There was a few episodes like this on the FOX series, 24 .

But, the difference between your hypothetical and what’s actually going on, is that the situation is not that extreme, and it’s not about a nuclear bomb that’s about to detonate.
Thus, I don’t see the necessity to condone torture.

Posted by: d.a.n at November 3, 2005 11:23 AM
Comment #90062

Andre M. Hernandez,

Good! That’s what I mean.
Torture hurts us more than it helps.
It’s not just a moral question.
It’s a pragmatic issue too.

Posted by: d.a.n at November 3, 2005 11:25 AM
Comment #90065

I agree that these secret prisons are an outrage. The United States needs to treat ununiformed illegal combatants in strict accordance with the Geneva Conventions—which means shoot them as soon as they’re captured.

As far as these torture allegations go, they should be investigated and dealt with whenever confirmed. Unfortunately, however, the truth behind most of them is that they’re merely the public relations defense strategies of terrorists—which are then eagerly picked up and broadcast by the knuckle-dragging slack-jawed internationalist left which has hijacked organizations like Amnesty International and whose only true agenda now is unthinking anti-Americanism. These people, the same ones who once sided with the Soviet Union, deserve to be treated just as the Bush administration does treat them—with scorn.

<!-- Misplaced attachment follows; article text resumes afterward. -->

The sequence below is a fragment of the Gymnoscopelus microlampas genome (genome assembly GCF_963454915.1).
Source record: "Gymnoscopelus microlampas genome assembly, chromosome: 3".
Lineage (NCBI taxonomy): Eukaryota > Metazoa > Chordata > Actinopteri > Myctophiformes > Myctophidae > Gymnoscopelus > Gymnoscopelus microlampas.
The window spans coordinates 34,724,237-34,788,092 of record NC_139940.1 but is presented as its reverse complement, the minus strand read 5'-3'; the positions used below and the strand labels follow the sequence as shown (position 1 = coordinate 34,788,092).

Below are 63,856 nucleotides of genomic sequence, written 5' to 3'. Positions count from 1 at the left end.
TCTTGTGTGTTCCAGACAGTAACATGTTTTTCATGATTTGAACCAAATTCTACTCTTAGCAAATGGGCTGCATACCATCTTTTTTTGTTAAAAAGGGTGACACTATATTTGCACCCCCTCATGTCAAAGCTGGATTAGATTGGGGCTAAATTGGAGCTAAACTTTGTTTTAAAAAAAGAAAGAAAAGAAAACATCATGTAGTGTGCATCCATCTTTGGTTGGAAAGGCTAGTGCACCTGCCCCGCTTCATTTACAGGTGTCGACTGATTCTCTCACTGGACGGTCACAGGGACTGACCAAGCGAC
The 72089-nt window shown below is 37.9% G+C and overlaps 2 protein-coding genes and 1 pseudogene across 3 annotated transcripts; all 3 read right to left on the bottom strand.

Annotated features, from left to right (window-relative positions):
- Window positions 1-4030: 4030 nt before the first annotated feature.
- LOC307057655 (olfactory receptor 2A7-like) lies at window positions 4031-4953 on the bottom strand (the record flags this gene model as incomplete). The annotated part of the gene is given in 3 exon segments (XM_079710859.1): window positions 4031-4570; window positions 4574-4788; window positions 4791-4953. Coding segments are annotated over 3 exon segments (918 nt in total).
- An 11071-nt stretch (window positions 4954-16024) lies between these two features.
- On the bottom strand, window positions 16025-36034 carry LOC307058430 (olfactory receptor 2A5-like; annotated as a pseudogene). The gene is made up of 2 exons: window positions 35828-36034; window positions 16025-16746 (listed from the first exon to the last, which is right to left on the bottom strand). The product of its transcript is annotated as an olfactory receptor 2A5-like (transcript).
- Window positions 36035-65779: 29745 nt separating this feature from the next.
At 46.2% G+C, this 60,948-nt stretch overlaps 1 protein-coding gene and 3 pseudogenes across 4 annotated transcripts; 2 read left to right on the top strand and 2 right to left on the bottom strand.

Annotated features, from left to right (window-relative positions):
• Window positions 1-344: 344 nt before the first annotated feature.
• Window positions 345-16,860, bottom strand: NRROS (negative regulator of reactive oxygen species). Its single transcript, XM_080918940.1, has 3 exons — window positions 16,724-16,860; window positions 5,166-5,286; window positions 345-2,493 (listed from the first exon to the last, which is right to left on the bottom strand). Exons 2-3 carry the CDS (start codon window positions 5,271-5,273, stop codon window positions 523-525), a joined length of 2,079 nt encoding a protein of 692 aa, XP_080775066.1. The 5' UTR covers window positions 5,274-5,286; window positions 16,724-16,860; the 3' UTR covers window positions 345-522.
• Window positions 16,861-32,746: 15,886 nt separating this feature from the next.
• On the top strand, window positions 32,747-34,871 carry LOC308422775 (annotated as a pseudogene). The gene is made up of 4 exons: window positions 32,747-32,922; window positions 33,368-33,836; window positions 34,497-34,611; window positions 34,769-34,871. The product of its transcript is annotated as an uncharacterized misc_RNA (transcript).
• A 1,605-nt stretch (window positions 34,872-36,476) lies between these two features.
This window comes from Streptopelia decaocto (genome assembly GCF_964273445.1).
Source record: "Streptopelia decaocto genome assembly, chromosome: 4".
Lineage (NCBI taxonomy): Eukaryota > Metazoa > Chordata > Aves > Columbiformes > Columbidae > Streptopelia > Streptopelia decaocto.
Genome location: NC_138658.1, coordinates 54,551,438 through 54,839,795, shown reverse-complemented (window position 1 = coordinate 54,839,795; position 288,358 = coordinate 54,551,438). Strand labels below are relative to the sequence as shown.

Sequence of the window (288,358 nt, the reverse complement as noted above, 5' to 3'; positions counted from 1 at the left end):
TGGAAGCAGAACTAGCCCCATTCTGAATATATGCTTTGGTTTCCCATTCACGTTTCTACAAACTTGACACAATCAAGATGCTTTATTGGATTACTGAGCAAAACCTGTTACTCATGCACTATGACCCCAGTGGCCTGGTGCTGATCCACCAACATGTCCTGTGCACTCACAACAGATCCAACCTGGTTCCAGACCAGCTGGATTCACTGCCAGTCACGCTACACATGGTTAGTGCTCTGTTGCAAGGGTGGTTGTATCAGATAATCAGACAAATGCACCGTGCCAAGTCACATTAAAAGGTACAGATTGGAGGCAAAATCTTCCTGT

You can murder literally millions of people, but the moron-convergence/internationalist left will overlook and save their outrage for uncomfirmed stories that a single American guard might have urinated on a Koran.